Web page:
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This handbook is written for classroom teachers who have been introduced to the idea of learning power, and who are interested in using it in practice. Ideally, they will have read Guy Claxton s Building Learning Power, key concepts of which are summarised very briefly on pages 4 to 7 of this handbook. You will not find a list of detailed tricks and tips; this is not an instruction manual. The process of building learning power is far too dynamic for that. We are inviting you to make a step change in what you are trying to effect in the classroom. There are lists, and classroom examples, and suggestions, but most of these aim to encourage you to expand your own thinking about how you can help young people to become better learners. Although there are no shortcuts, there are things you can do immediately that will develop learning dispositions and make teaching more rewarding. Successfully fostering the habits needed for lifelong learning takes a little longer! A tricky choice. Learning power works for all ages, and this handbook applies equally to primary and secondary classrooms. However, where primary school teachers tend to refer to their young learners as pupils, secondary school teachers prefer the term students: whichever word an author picks, she risk offending half of her potential readers. In this handbook we have plumped for students : the learning power model treats young people as our active co-participants in the processes of learning, and whatever the reality in the classroom the connotations of student perhaps carry more of this active sense than those of the word pupil . This last point contains the vital aspect of learning power that takes it forward from earlier approaches to learning to learn. Learning power engages your students consciously with the ideas and processes of their own learning, in the knowledge that learning itself is learnable. We are grateful to Dr Bill Lucas for his helpful comments on an earlier draft. Our thanks go, too, to Dean Purnell for his work on the design and DTP; and to the students and staff of St Michael on the Mount Primary School, Bedminster Down School and Cotham School in Bristol who appear in the photographs in this book.
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When teachers focus on building learning power in their classrooms, the impact on learners can be startling. I ve seen this happen in schools across the UK when teachers have begun to think creatively about the ways in which they can help young people become better learners. We all know that if you put a deep, practical understanding of learning at the heart of what goes on in classrooms, it will have wide-ranging impact on all young people. This book is the first in a series of practical handbooks stemming from my earlier book, Building Learning Power. It is designed to encourage you to think differently about the ways in which you work with students, and to join other teachers who have changed their focus from the narrow fields of attainment and behaviour to the broader horizons of lifelong learning. As you journey through this book you will build your own capacity to be a learning powered individual and to generate those 101 approaches that are going to work in your classroom. This approach has been tried and tested through the extensive development work I have been doing with many teachers over the last ten years. You know that putting learning at the heart of what you do makes sense. We know that Building Learning Power works. --Professor Guy ClaxtonAbout the Author:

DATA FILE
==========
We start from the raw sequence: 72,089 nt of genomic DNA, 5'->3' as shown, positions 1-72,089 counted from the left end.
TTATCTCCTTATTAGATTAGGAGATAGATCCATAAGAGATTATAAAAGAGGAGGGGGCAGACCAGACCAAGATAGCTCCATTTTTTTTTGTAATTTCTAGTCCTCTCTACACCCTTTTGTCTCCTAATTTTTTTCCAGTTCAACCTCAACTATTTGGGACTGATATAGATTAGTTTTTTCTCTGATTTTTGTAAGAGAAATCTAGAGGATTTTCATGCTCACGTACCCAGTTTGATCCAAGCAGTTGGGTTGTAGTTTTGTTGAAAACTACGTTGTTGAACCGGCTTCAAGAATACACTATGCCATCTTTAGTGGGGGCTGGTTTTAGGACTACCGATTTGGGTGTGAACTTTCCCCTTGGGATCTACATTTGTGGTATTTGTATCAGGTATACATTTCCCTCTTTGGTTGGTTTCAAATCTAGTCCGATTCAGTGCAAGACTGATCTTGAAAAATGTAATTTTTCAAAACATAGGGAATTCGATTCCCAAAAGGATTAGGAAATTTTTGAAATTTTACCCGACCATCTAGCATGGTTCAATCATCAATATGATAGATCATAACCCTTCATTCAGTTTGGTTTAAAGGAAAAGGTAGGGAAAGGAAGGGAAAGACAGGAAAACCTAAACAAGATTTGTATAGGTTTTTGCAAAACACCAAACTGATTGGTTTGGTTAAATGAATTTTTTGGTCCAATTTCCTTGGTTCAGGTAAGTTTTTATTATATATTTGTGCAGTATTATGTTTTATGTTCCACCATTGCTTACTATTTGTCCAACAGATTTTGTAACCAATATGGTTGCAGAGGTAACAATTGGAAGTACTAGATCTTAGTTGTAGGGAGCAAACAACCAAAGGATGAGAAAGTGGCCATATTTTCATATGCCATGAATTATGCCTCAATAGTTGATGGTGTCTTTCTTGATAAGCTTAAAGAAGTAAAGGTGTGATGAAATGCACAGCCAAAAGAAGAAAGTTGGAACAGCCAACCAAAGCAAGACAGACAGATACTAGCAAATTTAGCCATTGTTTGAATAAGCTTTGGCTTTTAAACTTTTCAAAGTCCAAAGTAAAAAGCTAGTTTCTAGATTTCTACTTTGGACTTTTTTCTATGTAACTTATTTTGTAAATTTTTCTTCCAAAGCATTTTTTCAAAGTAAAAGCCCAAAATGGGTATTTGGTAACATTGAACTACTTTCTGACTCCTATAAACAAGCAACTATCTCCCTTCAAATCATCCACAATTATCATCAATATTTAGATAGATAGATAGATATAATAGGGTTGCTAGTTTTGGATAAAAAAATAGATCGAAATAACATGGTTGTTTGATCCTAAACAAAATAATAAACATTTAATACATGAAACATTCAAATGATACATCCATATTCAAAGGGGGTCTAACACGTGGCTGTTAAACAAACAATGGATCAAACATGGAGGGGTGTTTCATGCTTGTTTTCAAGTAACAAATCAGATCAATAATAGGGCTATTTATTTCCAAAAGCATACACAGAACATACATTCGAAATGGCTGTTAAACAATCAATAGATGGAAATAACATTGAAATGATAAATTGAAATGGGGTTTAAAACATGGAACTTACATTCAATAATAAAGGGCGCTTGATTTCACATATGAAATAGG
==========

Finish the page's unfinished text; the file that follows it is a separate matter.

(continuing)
Maryl Chambers and Graham Powell have spearheaded the development of TLO Limited s Building Learning Power programme, helping to bring Guy Claxton s ground-breaking work to schools and teachers. Maryl is one of the founders of TLO, where she has applied her wide experience of designing learning-focused training to creating and developing the innovative programmes for which the company is renowned. She is coauthor of many of TLO s publications. Graham has been headteacher of a large comprehensive school, and a Senior Adviser and Inspector with Gloucestershire LEA. Since becoming a Principal Consultant with TLO in September 2000, he has specialised in applying innovative coaching methods in professional development. He is co-author of several of TLO s handbooks, including the very successful Pathways to Coaching. Guy Claxton is an internationally acclaimed writer, consultant, lecturer and academic, specialising in creativity, education and the mind. He is Visiting Professor of Learning Science at the University of Bristol s Graduate School of Education, and a Fellow of the British Psychological Society. He has written extensively on subjects from creative thinking to Buddhism, by way of the uses and value of uncertainty in learning, and what it is that makes people effective lifelong learners.
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Book Description Tlo Limited. PAPERBACK. Condition: New. 1901219488 New Condition. Seller Inventory # NEW33.3128436